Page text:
There's no moral to this story. Just a quick history lesson.

  • The Old New Thing

    Windowless controls are not magic


    It seems that when people notice that the Internet Explorer rendering engine doesn't use HWNDs for screen elements, they think that Internet Explorer is somehow "cheating" and doing something "undocumented" and has an "unfair advantage".

    Nevermind that windowless controls have been around since 1996. They aren't magic. Mind you, they're a lot of work, but they aren't magic.

    Clearly Internet Explorer cannot create a real HWND for every element in an HTML page. There is a limit of 10,000 USER handles per process, and you are likely to run out of desktop heap long before then.

    The Internet Explorer team went and reimplemented all of the controls that a web page would need. They have their own windowless checkbox control, a windowless listbox control, a windowless edit box, and so on. In addition to reproducing all the functionality of the windowed controls, the Internet Explorer folks also had to reproduce the "look" of the windowed controls, down to the last pixel. (Functions like DrawThemeBackground and DrawFrameControl prove extremely helpful here.)

    If I recall correctly, the only element that is still windowed is the <SELECT> element.

    If you squint, you can see some places where they didn't quite nail it. For example, if you right-click in a text box, options like "Right to left reading order" and "Insert Unicode control character" are missing. As another example, notice that IE's scroll bars do not light up when you hover over them.

    Remember, I never worked on Internet Explorer; all I know is what I learn from people from that team. (jeffdav for example, joins the shell team for lunch nearly every day.) If you have questions about Internet Explorer, you would likely have much better success asking the Internet Explorer team yourself via their team blog.

  • The Old New Thing

    How to detect programmatically whether you are running on 64-bit Windows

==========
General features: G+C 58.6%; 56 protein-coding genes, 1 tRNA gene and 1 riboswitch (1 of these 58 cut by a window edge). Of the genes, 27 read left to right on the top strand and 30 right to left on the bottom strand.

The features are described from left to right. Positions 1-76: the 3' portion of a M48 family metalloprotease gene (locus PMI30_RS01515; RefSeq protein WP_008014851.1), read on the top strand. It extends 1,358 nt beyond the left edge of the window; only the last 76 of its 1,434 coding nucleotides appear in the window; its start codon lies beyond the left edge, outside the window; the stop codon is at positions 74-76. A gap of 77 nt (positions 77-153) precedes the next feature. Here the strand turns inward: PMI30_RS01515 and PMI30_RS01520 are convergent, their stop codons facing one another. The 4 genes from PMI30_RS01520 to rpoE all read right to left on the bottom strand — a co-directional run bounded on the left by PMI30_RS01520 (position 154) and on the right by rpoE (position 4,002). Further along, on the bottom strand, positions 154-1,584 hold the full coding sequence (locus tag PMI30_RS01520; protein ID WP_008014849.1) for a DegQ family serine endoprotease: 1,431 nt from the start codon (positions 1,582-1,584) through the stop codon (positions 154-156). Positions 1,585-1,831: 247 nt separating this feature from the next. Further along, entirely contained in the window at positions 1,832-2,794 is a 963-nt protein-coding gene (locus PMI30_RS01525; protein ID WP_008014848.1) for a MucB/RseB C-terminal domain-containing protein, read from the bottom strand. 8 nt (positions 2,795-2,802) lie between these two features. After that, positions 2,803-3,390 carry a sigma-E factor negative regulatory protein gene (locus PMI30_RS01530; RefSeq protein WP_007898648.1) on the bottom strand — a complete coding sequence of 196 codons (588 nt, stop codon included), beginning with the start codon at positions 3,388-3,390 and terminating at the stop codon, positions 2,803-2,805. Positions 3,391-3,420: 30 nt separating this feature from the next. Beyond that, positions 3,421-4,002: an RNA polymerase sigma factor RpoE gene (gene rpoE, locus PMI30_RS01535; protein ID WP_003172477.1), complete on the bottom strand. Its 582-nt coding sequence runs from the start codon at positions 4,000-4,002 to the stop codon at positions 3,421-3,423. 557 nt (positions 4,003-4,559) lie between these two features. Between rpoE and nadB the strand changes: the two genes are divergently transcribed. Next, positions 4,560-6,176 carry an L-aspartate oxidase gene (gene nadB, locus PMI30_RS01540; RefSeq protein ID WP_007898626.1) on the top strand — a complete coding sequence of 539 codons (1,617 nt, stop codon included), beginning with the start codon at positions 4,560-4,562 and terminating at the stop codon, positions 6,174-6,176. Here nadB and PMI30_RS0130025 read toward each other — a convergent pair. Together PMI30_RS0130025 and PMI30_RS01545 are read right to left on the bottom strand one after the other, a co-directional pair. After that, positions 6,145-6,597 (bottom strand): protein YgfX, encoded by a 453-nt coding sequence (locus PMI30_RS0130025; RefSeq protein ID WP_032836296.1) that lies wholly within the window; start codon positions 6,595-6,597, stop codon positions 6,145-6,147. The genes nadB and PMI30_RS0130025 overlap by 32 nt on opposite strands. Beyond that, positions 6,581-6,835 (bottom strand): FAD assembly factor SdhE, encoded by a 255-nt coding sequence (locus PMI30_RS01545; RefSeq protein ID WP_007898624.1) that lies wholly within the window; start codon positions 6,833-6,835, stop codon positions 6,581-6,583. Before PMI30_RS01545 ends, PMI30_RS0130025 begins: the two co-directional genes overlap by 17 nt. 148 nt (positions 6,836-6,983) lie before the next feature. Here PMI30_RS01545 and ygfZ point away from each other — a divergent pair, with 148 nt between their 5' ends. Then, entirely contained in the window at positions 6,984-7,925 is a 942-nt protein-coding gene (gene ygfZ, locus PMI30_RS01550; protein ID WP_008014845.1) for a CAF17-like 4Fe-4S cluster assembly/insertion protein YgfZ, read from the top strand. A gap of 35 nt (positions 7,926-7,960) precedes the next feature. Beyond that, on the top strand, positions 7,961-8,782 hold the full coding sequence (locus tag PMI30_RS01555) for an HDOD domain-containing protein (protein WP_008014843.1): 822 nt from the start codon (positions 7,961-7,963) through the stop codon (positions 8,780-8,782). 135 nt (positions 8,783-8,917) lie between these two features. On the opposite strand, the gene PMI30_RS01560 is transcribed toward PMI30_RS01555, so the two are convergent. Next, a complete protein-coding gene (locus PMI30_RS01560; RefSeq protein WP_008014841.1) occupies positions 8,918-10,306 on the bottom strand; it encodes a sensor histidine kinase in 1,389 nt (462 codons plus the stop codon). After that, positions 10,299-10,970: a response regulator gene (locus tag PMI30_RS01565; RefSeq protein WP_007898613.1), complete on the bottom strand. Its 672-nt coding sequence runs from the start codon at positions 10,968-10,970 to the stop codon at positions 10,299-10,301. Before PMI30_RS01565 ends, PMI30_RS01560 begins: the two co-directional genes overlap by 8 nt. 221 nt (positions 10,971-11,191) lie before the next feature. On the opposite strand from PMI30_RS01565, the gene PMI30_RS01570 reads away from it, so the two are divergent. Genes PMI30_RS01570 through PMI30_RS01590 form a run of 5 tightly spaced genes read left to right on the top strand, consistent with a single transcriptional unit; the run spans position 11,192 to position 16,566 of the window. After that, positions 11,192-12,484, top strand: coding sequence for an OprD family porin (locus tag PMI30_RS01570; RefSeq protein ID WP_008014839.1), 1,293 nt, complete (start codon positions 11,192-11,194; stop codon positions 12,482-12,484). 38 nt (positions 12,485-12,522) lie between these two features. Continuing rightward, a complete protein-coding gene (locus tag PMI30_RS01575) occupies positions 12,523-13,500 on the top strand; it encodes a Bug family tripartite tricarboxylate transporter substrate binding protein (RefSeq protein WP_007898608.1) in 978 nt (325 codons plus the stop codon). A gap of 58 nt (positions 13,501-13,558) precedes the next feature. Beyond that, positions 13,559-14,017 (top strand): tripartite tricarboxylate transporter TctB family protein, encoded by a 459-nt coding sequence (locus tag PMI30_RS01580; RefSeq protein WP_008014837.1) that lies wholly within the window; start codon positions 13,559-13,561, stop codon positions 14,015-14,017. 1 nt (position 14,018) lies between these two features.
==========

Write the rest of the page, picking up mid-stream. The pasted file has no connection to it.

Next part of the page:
To detect programmatically whether your 32-bit program is running on 64-bit Windows, you can use the IsWow64Process function.

    Do not do as some people do and hard-code the list of 64-bit processors. You'd think that after the hard-coded list of 64-bit processors changed the first time (when x64 was added to ia64), people would have learned their lesson.

    But how do you detect programmatically from your 64-bit process whether you are running on 64-bit Windows? Easy.

    BOOL Is64BitProcessRunningOn64BitWindows()
     return TRUE;

    The fact that your 64-bit program is running at all means that you are running on 64-bit Windows! If it were a 32-bit machine, your program wouldn't be able to run.

    It's like asking the question, "Is the power on?" If there were no power, your program wouldn't be able to ask the question.

    Of course, if you want a single source code base that can be compiled both as a 32-bit program and as a 64-bit program, you have a tiny amount of work to do.

    BOOL Is64BitWindows()
    #if defined(_WIN64)
     return TRUE;  // 64-bit programs run only on Win64
    #elif defined(_WIN32)
     // 32-bit programs run on both 32-bit and 64-bit Windows
     // so must sniff
     BOOL f64 = FALSE;
     return IsWow64Process(GetCurrentProcess(), &f64) && f64;
     return FALSE; // Win64 does not support Win16

    I threw in a branch for 16-bit programs if you're crazy enough to be still writing 16-bit Windows programs.

  • The Old New Thing

    "Support our troops" wristbands provide only 1/3 support


    Over at Slate, Timothy Noah notes how much money from so-called "awareness bracelets" actually go to the causes they purport to champion.

    In summary,

    Bracelet Vendor Cause Portion that
    benefits cause
    Yellow "Livestrong" Lance Armstrong Foundation supporting cancer survivors all
    Cinnamon Tsunami Relief Red Cross, UNICEF, CARE 1/2
    Camo-green 7-11 USO 1/3
    Light blue Awareness Depot Tsunami disaster relief
    (unspecified charity)
    Yellow Awareness Depot Support our troops 0

    I find it ironic that the "Support our troops" bracelet doesn't actually support our troops. And is yellow really the right color to use to demonstrate support for the military?

  • The Old New Thing